Few tough questions for Obama at town hall

President Obama faced few tough questions at a town-hall event on Friday in New York, with none of the 10 questions fielded by the commander in chief addressing the major controversies and foreign policy concerns that have dominated headlines in Washington.

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The event at Binghamton University kicked off the second day of the president's higher education bus tour, and the students and faculty members in attendance largely limited their questions to the president's proposals for reducing college costs.

Left unasked were queries about recent violence in Syria and Egypt, surveillance programs run by the National Security Agency, controversies over the IRS's political targeting or the administration's handling of last year's terror attack in Benghazi, Libya.

Instead, students and faculty generally asked the president how his higher education and domestic policy programs might affect their lives.

On student aid, the president was pressed by one student to address instances where parents financially cut off students who had come out as homosexual. The president said that he did not "suspect that we'll have special laws" pertaining to such an instance but believed that attitudes were changing across the nation.

Another woman in the crowd asked the president about altering the financial aid formula for students who lived in wealthy areas like New York City. She said that she remained ineligible for certain loans and grants because her parents' income was high, relative to other parts of the country, but that the cost of living in her region far exceeded other areas.

That question seemed to give the president the most pause — after outlining that such a formula would be "difficult to administer," he said he'd talk it over with the secretary of Education and get back to the student with a personal reply.

The event opened with a question from a member of the university's nursing school, who asked Obama how his signature healthcare law would expand the nation's nursing corps.

"It is a great question," Obama said, adding that "without buttering you up, I love nurses."

Subsequent questions included how the president would deal with the effect the sequester was having on Head Start programs, something Obama has decried at length in recent months, as well as how the government could respond to for-profit universities profiting from federal loans. One high school student asked the president about increasing financial aid for graduate school.

"Across the board, in graduate school, what we want to do is to provide incentives for folks who need specialized education but are willing to give back something to the community, to the country. Doctors who are willing to serve in underserved communities, nurses who are willing to serve in underserved communities, lawyers who are willing to work in the state's attorney's office or as a public defender," Obama said.

Obama also was asked about funding programs to transition to green energy, allowing for an easy segue into a familiar hobbyhorse for the president.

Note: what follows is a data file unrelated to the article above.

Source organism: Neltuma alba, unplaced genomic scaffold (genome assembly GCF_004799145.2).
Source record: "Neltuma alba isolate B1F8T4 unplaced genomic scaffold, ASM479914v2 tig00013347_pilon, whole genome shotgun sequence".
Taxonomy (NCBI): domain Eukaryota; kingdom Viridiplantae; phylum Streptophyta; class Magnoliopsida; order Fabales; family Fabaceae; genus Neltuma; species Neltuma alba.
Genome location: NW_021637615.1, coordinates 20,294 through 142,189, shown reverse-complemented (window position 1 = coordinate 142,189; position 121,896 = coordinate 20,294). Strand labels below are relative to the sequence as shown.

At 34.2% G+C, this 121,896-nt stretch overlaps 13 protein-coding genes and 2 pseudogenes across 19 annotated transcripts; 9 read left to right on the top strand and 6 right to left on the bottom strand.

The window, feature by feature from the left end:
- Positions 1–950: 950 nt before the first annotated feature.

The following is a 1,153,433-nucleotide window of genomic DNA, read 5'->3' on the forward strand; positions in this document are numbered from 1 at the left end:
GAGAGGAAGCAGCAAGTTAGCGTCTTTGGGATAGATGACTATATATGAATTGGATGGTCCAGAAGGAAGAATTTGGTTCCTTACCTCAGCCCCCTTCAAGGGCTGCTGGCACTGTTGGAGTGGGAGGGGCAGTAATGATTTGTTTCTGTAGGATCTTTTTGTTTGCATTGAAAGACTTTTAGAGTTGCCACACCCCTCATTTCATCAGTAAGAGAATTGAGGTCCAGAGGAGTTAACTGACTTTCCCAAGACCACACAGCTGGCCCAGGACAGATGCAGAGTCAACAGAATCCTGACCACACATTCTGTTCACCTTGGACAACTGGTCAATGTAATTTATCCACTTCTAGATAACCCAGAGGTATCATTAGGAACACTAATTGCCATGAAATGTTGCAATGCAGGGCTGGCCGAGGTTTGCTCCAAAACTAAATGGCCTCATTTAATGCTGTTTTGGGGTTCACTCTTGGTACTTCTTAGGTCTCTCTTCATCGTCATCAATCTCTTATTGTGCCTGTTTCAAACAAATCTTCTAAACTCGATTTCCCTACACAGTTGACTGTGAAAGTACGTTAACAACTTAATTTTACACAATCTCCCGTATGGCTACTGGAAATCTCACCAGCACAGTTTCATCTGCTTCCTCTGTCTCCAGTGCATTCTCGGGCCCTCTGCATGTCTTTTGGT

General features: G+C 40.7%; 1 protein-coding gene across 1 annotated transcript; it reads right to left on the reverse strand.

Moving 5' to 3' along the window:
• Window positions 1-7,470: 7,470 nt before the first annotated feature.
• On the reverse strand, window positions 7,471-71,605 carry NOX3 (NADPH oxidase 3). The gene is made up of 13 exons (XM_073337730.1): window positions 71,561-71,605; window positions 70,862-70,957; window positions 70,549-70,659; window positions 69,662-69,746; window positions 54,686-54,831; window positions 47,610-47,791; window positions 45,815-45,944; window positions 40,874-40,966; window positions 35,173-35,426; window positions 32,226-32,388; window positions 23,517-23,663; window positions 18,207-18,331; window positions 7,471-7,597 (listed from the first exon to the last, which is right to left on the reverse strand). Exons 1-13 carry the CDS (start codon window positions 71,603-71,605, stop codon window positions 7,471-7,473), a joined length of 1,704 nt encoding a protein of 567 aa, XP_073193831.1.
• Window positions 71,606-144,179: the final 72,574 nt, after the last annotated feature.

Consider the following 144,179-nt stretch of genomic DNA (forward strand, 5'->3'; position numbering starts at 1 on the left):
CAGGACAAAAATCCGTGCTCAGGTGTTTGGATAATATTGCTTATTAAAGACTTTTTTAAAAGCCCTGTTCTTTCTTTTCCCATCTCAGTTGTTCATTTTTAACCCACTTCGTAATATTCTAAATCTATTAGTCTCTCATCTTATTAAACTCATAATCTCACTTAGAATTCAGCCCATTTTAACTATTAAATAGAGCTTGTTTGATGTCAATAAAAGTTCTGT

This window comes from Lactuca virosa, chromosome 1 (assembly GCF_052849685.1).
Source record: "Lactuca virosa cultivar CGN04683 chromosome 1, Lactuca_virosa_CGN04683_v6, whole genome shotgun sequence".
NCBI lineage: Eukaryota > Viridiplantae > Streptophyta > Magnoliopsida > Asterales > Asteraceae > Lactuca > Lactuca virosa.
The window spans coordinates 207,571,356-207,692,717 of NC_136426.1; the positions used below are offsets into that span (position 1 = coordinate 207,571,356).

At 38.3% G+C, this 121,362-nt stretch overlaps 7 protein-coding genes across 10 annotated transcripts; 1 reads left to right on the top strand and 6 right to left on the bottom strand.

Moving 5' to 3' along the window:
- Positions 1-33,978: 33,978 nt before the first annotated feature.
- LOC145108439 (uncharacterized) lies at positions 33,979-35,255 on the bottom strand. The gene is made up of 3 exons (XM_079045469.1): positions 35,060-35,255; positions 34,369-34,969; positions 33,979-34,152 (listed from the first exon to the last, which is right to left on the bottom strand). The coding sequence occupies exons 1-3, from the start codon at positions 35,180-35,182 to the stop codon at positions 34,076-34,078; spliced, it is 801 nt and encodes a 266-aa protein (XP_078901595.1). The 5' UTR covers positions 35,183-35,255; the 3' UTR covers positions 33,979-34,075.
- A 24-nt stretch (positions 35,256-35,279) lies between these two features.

The closest Obama came to a question on international relations was a query from a college sophomore about financial aid for students from abroad.

"Obviously, when it comes to federal grants, loans, support, subsidies that we provide, those are for our citizens. And, you know, a lot of Americans are having a tough time affording college, as we talked about, so we can't spread it too thin," Obama replied. "What we can do, though, is to make sure that if tuition is reasonable for all students who are enrolled, then it makes it easier for international students to come and study here as well."

Obama's most contemplative moment seemed to come when he was asked to reflect on the state of race relations and opportunities for minorities to access education as the nation approached the 50th anniversary of Martin Luther King Jr.'s "I Have A Dream" speech. 

Obama said that, while the nation had made "enormous strides," that "the legacy of discrimination, slavery, Jim Crow, has meant that some of the institutional barriers for success for a lot of groups still exist."

"Let's assume that we eliminated all discrimination magically with a wand, and everybody had the goodness in their heart," Obama said. "You'd still have a situation in which there are a lot of folks who are poor, and whose families have become dysfunctional because of a long legacy of poverty, and live in neighborhoods that are run down and schools that are underfunded and don't have a strong property tax base."

He went on to say that Americans needed to break out of the mindset that "if we're helping people in poverty, that must be hurting me somehow; it's taking something away from me."

"What I think we have to understand is that America has always been most successful, we've always grown fastest, and everybody's incomes have gone up fastest, when our economic growth is broad-based, not just when a few people are doing well at the top, but when everybody's doing well," Obama said.